UFC 168

Anderson Silva's Legacy Will Be on the Line in Rematch with Chris Weidman

RIO DE JANEIRO, BRAZIL - JUNE 12:  Anderson Silva speaks during a press conference for UFC 162 at X-Gym on June 12, 2013 in Rio de Janeiro, Brazil.  (Photo by Buda Mendes/Getty Images)
Buda Mendes/Getty Images
Patrick ClarkeCorrespondent IJuly 19, 2013

Anderson Silva is arguably the greatest fighter the UFC has ever seen, but that doesn't mean his legacy is bulletproof.

The 38-year-old is fresh off of suffering his first-ever UFC loss earlier this July (Silva's first UFC fight was in June 2006) following a second-round knockout defeat at the hands of Chris Weidman. The Spider would surrender his UFC middleweight title in the process.

To quickly put Weidman's victory in perspective, Silva had successfully defended the middleweight crown a record 10 straight times before the stunning loss on July 6 in Las Vegas.

But even though Silva deserves tons of credit for dominating the middleweight division over the past few years and taking out challenger after challenger, he's in danger of hurting his legacy with back-to-back losses to Weidman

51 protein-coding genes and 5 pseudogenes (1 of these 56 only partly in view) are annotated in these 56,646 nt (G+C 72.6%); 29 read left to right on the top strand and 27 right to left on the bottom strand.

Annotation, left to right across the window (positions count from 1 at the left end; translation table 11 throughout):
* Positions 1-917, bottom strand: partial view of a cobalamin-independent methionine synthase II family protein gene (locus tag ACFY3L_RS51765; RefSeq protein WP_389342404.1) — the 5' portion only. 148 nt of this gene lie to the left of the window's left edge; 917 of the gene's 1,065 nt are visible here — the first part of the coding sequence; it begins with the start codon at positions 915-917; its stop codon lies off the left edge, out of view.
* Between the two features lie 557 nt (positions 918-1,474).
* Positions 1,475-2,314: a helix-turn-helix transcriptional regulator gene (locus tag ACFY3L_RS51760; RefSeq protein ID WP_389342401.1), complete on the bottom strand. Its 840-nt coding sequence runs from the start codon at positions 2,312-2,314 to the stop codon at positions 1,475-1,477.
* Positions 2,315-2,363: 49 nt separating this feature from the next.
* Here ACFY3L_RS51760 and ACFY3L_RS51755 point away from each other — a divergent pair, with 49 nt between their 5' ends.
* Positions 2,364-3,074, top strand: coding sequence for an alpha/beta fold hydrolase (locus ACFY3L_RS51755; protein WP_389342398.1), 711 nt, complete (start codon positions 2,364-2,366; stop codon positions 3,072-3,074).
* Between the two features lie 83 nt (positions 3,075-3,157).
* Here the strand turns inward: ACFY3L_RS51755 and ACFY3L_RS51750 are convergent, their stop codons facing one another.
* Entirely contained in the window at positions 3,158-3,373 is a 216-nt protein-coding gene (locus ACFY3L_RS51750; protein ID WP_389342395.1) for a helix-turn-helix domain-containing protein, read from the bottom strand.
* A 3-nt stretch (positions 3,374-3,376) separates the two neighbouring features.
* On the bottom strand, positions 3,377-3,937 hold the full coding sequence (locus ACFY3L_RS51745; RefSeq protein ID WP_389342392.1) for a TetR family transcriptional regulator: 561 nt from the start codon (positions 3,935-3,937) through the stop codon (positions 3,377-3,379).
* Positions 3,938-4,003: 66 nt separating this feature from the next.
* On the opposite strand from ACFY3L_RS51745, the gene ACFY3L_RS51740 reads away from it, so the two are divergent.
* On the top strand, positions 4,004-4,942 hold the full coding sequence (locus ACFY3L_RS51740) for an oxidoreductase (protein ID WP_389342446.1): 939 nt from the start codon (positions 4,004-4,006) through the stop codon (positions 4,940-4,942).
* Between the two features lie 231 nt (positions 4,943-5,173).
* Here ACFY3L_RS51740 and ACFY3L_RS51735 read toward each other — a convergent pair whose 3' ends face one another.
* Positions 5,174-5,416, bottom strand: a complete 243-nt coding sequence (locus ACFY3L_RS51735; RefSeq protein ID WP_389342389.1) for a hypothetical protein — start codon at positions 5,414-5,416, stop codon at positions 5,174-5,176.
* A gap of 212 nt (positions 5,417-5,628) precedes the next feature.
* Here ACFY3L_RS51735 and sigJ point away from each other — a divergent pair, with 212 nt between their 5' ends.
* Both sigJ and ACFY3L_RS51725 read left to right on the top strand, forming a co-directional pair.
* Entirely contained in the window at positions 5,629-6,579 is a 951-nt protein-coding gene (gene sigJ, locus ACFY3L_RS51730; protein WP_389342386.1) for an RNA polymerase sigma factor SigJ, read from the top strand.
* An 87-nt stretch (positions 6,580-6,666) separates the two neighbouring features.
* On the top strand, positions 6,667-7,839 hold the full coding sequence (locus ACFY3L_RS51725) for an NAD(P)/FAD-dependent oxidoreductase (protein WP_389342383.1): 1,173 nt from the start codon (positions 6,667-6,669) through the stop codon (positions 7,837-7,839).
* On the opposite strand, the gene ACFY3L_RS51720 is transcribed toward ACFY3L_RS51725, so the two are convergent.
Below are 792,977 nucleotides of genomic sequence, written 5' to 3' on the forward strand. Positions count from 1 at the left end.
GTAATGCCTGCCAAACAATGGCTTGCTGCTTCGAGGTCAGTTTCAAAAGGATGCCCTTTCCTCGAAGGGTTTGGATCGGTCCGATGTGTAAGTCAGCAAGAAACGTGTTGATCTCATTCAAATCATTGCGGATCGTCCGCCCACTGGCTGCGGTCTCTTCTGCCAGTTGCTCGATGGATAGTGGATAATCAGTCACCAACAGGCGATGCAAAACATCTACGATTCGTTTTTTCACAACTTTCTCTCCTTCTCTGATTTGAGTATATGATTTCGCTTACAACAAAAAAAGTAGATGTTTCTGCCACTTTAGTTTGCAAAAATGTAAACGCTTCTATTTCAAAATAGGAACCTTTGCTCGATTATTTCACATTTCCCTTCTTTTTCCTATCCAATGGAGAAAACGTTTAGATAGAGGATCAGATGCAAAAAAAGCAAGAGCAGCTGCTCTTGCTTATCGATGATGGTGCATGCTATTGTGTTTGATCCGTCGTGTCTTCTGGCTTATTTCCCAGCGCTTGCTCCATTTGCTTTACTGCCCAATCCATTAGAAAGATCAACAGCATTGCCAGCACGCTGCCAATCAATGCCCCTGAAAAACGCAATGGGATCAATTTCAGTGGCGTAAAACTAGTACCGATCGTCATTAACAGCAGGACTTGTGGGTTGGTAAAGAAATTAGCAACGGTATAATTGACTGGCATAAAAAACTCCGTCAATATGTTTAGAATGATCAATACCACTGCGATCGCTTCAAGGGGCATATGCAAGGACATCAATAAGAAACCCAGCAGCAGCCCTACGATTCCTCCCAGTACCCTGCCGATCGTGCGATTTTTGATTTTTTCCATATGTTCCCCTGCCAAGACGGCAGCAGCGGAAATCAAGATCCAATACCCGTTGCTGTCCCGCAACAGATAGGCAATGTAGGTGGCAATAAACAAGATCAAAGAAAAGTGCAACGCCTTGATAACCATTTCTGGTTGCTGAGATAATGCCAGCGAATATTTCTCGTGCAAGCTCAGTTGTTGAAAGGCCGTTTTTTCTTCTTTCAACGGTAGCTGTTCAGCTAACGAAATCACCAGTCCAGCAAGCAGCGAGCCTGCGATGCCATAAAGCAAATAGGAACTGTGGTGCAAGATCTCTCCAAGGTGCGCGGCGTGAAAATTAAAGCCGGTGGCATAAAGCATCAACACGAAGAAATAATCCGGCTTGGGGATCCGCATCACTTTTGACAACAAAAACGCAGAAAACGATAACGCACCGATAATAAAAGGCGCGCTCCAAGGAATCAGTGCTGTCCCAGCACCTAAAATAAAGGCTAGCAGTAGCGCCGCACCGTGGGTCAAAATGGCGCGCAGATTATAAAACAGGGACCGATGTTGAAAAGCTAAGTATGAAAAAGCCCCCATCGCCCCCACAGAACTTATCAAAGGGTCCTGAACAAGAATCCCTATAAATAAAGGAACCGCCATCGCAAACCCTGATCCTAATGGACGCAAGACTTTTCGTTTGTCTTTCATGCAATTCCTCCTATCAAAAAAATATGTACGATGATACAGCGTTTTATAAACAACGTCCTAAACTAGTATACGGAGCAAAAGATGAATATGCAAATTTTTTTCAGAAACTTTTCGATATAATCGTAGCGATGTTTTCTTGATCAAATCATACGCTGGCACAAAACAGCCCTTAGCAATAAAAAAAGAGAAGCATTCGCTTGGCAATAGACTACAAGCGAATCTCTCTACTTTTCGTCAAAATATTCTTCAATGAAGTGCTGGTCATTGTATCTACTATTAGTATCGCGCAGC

An agreement has been reached and the two men will square off in a rematch in the main event at UFC 168 in December, according to Yahoo! Sports' Kevin Iole

While Weidman will enter as the favorite after defeating Silva in convincing fashion at UFC 162, the latter has more to lose. Sure, Silva has been champion long enough, but two consecutive losses for the first time in his professional career could have some second-guessing his past accomplishments and would no doubt taint his legacy.

Clearly, Silva is closing in on the twilight of his career, but as several athletes have demonstrated in the past, it's often times how you finish that counts when it comes to how you are remembered and whether you're revered. 

An impressive victory over Weidman in December would have many labeling Silva's loss at UFC 162 a fluke and would allow the Spider to pump some much-needed air into his legacy. But another convincing defeat could have a similar effect, only negative.

A second straight Weidman win would reaffirm what many are now thinking: Silva's run in the middleweight division is all but over.

His 16 straight UFC victories and 10 consecutive successful title defenses would become ancient history and those fans who have recently discovered the UFC would remember him for his vulnerability and inability to protect and win back the crown rather than his reign of invincibility. 

It's not fair to judge Silva's legacy on one fight, but there's no question that a second straight loss following a 16-0 start would severely damage the Brazilian superstar's legacy.

Silva's UFC records may be safe, but his legacy will be in serious danger at UFC 168.

 

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